What I Had Before I Had You: A Novel by Sarah Cornwell, NOOK Book (eBook) | Barnes & Noble
What I Had Before I Had You

What I Had Before I Had You

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by Sarah Cornwell
     
 

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In What I Had Before I Had You by Sarah Cornwell, a woman must face the truth about her past in this luminous, evocative literary novel of parents and children, guilt and forgiveness, memory and magical thinking, set in the faded, gritty world of the New Jersey Shore.

Olivia was only fifteen the summer she left her hometown of Ocean Vista. Two

Overview

In What I Had Before I Had You by Sarah Cornwell, a woman must face the truth about her past in this luminous, evocative literary novel of parents and children, guilt and forgiveness, memory and magical thinking, set in the faded, gritty world of the New Jersey Shore.

Olivia was only fifteen the summer she left her hometown of Ocean Vista. Two decades later, on a visit with her children, her nine-year-old son Daniel, recently diagnosed with bipolar disorder, disappears. Olivia’s search for him sparks tender and painful memories of her past—of her fiercely loving and secretive mother, Myla, an erratic and beautiful psychic, and the discovery of heartbreaking secrets that shattered her world.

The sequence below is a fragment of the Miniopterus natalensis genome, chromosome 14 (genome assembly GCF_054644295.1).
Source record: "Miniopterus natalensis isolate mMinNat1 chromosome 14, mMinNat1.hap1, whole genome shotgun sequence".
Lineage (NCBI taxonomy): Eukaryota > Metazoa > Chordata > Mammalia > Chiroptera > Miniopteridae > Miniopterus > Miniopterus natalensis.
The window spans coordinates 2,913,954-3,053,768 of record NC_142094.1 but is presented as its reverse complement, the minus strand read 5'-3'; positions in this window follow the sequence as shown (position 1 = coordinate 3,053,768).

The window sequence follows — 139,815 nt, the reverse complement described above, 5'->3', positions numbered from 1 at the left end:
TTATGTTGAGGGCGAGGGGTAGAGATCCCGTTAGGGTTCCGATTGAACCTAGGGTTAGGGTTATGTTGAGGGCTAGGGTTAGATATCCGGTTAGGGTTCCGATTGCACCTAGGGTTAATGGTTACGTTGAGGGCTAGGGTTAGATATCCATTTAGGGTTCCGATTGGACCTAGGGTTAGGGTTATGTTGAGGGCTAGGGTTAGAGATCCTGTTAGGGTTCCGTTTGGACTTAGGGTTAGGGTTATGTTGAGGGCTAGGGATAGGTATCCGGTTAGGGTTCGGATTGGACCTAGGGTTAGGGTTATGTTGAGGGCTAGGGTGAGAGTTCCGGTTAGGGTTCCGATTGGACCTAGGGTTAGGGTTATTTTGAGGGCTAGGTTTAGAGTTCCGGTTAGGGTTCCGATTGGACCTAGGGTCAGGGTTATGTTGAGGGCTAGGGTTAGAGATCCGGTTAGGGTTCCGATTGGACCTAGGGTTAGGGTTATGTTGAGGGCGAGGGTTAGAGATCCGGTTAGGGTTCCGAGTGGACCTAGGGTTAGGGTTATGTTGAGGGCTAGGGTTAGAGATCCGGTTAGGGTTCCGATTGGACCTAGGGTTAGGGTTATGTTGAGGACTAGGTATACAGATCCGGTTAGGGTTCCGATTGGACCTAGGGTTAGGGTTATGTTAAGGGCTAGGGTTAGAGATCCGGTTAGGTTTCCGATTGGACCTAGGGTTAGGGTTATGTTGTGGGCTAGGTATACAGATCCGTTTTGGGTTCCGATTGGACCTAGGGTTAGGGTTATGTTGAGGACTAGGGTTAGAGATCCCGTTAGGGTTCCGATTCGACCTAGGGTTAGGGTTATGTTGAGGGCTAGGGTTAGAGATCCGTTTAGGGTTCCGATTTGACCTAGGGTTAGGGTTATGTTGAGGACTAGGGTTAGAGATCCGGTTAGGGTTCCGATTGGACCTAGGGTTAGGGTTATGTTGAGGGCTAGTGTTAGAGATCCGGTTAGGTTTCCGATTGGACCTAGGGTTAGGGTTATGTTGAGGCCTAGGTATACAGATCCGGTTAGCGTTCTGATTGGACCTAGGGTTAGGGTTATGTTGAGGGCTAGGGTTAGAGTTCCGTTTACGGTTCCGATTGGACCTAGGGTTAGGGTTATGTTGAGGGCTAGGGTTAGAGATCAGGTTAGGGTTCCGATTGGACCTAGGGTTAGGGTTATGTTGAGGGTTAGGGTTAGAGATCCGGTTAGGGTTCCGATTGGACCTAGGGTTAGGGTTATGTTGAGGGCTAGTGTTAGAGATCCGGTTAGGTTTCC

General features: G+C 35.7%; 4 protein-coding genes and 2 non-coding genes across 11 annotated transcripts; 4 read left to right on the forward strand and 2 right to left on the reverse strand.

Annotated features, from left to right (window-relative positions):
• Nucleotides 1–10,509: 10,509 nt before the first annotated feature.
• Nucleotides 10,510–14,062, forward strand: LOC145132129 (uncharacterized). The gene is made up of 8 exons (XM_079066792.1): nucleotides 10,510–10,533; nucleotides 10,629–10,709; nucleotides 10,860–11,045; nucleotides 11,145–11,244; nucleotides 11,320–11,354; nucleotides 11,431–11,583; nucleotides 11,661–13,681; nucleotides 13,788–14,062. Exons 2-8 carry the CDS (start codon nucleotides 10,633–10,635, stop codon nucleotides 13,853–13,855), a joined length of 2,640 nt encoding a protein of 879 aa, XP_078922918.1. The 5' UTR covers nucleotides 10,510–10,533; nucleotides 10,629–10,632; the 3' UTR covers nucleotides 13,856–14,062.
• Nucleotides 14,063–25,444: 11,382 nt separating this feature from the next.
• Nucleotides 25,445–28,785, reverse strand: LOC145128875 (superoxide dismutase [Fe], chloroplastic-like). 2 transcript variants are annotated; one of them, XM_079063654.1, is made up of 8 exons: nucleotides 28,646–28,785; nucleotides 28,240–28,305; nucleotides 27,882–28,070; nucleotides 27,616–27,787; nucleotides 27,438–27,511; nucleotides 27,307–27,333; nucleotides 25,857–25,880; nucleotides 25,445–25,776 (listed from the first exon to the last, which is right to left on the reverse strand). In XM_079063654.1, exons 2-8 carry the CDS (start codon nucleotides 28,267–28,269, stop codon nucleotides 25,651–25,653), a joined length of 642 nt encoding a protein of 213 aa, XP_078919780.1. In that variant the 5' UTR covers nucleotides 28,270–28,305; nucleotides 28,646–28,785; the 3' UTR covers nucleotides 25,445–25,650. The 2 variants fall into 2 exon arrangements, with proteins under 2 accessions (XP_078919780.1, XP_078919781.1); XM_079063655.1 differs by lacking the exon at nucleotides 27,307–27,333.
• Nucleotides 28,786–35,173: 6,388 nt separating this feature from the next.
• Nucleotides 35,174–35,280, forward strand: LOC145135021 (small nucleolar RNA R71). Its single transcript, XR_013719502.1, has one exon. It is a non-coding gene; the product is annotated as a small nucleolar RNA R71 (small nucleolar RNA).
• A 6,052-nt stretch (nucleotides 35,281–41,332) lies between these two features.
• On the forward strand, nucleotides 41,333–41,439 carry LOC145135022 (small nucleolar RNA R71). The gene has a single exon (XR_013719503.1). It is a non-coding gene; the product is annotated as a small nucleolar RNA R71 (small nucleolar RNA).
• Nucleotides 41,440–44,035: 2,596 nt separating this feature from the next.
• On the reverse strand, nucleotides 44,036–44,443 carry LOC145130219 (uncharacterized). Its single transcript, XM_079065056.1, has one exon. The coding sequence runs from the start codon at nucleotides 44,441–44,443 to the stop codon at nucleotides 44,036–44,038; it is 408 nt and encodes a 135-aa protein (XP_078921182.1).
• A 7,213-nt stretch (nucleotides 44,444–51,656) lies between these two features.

Product Details

ISBN-13:
9780062237866
Publisher:
HarperCollins Publishers
Publication date:
01/07/2014
Sold by:
HARPERCOLLINS
Format:
NOOK Book
Pages:
288
Sales rank:
118,120
File size:
723 KB

Meet the Author

Sarah Cornwell grew up in Narberth, Pennsylvania. Her fiction has appeared in the Pushcart Prize Anthology, Missouri Review, Mid-American Review, Gulf Coast, and Hunger Mountain, among others, and her screen- writing has been honored with a Humanitas Prize. A former James Michener Fellow at the University of Texas at Austin, Sarah has worked as an investigator of police misconduct, an MCAT tutor, a psychological research interviewer, and a toy seller. She lives in Los Angeles.

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What I Had Before I Had You 3.7 out of 5 based on 0 ratings. 7 reviews.
katwood28 More than 1 year ago
I was really drawn into the story and appreciated the layout of the story.  Cornwell is able to capture the audience from the beginning and never let go.  The structure of the chapters were brilliant - floating us between the past and present so well that I never got bored.  I am pleasantly surprised to know that this is Cornwell's first book - she seems to have a very bright future ahead and I will be in line for her next book.
KrittersRamblings More than 1 year ago
Is bipolar disorder genetic?  Can it be passed down from generation to generation?  This book made me think twice about these questions and even do some research of my own.  With three definite generations battling various levels of the disease and hints at even more family members suffering from the disease in the past, it was very interesting to read about the different ways this disease can manifest and affect people.  The other thing that the author did a fantastic job of was showing how other family members are affected by the attention that those who suffer get due to their disease. By far, this was not an easy read due to subject matter, but it was definitely an intriguing read.
TheStephanieLoves More than 1 year ago